conversion to Christianity elevated Palestine overnight from a provincial backwater to the home of the new state religion. Imperial patronage on a grand scale was extended to the region for the construction of churches and monasteries. Additional income was derived from the pilgrim traffic to sacred Christian sites. Another important factor was the shift in trade routes between the Empire and its eastern neighbors. The fall of Palmyra and the rise of Sassanid Persia led to renewed importance of routes through the Arabian peninsula. Commercial caravans passed through Roman Arabia and Palaestina Salutaris carrying myrrh, frankincense, silk, and other luxury products. Maritime traffic through the Red Sea remained important; the port of Aila on the southern tip of the limes was a major crossroad of several commercial routes from the Red Sea and the Hejâz. Caravans continued to use the Wadi Sirhan, which terminated near Azraq in the northern sector of the Arabian limes. Finally, the increased security brought by the strengthened frontier led to a significant expansion of areas under cultivation. This expansion is best documented thus far in the Negev, central Moab, and northern Edom.
Justinian’s reduction of the limitanei in favor of a powerful Ghassanid client kingdom was a workable policy and was initially successful. Military and financial resources from the southeastern frontier could be used instead against Persia, on the
Danube, or in the reconquest of the West. But, such a policy depended heavily upon
maintenance of good relations with a strong Ghassanid ally. His successors seriously
weakened the Ghassanids without any corresponding strengthening of regular Roman forces in the area. The resulting strife between the empire and the Ghassanids contributed to the disasters of the early seventh century. The Persian invasion and occupation of much of the East between 613 and 628 was a major blow to the eastern frontier defenses. Heraclius (610-41), after finally defeating the Persians and restoring the status quo before the war, had insufficient time to restore the Arabian frontier before the Muslim’s expansion. But the imperial government was still committed to the active defense of the southeastern frontier. In 629, the initial Muslim advance was defeated at Mu‘ta, just south of the Wadi Mujib along the old via nova Traiana.
The lack of regular troops farther south is demonstrated by events of the following years. In 630 Muhammed received the negotiated surrender of Udruh and Aila without resistance. The talks with the latter town were apparently conducted with the local bishop; legio X Fretensis and whatever unit had garrisoned Udruh had long since disappeared. The capture of Aila provided the Muslims with a secure base and opened the door to the Sinai and southern Palestine. In the absence of adequate imperial troops the empire was forced to rely on federate Arabs, but about this time Heraclius terminated subsidies to at least some of the local tribes in southern Palestine. Some of these disaffected Bedouin, who had been paid to guard the desert south of Palestine, promptly guided the Muslim incursion of 633, which reached the territory of Gaza. There was no longer any fortified frontier to block their advance and subsidies to some Roman federates had been terminated. The decisive Muslim victory at the Yarmuk in 636 sealed the fate of Transjordan, Palestine, and Syria.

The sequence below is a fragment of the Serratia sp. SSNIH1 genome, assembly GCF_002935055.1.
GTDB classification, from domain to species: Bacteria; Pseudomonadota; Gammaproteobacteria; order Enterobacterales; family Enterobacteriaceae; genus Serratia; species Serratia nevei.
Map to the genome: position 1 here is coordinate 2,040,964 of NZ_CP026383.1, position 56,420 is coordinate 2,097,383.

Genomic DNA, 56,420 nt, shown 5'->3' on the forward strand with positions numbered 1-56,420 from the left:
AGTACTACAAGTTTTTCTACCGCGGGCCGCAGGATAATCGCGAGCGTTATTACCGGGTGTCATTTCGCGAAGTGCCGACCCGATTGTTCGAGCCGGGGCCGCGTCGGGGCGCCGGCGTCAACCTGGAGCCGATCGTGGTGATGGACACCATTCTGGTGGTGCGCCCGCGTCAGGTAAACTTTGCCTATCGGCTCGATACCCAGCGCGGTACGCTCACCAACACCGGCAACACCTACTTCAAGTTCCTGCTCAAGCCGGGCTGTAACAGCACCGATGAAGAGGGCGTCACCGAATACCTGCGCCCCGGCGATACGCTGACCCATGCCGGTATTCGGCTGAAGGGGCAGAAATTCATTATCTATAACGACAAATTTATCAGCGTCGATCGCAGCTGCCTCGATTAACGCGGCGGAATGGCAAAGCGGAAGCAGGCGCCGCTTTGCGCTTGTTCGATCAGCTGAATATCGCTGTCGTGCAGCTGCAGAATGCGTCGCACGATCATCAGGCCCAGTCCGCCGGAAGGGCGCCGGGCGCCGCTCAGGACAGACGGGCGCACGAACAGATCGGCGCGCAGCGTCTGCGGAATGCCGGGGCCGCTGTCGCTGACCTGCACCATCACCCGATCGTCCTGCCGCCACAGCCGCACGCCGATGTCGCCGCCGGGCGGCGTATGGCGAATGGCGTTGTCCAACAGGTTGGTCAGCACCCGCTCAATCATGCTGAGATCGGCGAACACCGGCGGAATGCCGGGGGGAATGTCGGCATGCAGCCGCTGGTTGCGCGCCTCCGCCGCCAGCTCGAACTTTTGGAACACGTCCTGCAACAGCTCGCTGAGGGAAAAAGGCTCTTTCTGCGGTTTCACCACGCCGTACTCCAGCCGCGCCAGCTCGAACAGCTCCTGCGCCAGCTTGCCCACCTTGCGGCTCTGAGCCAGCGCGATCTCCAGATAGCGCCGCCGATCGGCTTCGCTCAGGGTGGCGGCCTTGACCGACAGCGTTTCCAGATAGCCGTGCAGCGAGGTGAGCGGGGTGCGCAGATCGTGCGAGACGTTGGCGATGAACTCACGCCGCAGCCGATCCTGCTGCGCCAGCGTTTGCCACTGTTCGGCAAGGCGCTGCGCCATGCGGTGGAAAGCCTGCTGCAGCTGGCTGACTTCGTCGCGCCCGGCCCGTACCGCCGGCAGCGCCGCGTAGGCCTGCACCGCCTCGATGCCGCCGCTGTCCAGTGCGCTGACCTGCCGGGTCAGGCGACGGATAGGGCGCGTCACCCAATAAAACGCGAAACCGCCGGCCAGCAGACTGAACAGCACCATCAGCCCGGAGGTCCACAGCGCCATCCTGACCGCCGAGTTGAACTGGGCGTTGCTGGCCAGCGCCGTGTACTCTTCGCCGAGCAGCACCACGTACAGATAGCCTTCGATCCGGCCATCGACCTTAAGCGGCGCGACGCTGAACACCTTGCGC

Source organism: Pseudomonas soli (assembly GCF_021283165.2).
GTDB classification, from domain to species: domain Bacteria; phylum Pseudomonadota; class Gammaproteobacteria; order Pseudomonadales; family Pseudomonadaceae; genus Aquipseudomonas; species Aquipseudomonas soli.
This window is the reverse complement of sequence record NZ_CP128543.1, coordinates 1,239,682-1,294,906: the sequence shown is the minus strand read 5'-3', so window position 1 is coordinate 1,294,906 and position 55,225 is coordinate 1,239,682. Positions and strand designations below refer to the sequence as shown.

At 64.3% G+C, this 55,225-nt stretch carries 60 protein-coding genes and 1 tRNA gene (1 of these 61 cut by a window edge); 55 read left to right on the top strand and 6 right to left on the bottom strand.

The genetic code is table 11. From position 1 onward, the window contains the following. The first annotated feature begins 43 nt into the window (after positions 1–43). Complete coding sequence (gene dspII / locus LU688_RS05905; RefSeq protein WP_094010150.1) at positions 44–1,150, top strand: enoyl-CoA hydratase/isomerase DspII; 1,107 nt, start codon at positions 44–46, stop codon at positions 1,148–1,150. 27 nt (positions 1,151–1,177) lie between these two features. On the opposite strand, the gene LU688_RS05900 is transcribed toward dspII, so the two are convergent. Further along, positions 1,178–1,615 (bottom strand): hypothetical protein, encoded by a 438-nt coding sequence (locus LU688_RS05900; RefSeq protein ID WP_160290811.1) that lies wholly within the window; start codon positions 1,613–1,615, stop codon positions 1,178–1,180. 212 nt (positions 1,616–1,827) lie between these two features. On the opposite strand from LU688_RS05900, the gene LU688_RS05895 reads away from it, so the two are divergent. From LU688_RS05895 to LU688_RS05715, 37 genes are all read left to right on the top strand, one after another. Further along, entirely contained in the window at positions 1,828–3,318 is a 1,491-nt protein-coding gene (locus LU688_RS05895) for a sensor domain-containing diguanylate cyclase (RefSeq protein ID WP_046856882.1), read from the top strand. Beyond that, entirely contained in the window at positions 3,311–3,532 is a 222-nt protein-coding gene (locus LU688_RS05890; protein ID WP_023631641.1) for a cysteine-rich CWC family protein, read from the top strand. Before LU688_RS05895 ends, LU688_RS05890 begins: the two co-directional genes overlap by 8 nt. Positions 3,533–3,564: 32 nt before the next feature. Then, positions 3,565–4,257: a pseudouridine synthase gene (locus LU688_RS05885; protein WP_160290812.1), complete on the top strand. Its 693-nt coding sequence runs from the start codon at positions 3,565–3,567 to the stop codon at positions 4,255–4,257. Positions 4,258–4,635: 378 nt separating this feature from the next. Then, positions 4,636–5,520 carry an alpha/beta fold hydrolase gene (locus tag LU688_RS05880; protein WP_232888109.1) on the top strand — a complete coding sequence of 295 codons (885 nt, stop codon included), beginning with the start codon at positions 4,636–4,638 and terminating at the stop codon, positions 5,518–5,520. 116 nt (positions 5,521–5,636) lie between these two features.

This detailed overview of the Byzantine imperial dynamics in the region should testify to the vested interests that the imperial government had in the Red Sea region. Generally peaceful relations between sedentary households and nomadic tribes in the desert regions, garrisoned sections on the key via nova Traina, strata Diocletiana, as well as the natural travelling routes by the water-flowing wadis through the arid zones administered the political and economic dynamics. In the sixth-century, Justinian’s ambition to reunite the Roman empire and to center it back on the Mediterranean Sea required that he refocus military power to the West. In doing so, the emperor created the tide of abandonment of Arabian and Red Sea garrisons. Justinian had hoped to rely on well-entrenched local customs and established peace as well as on outsourcing the political rule to local chieftains and tribal leaders in order to concentrate his energy to the West. In his own time, strictly speaking, this strategy worked, proving to us the successful integration of the region in the diplomatic and economic network of the empire.
[Source: “Conversion and Empire: Byzantine Missionaries, Foreign Rulers, and
Christian Narratives (ca. 300-900)“, by Alexander Borislavov Angelov]
Research-Selection for NovoScriptorium: Anastasius Philoponus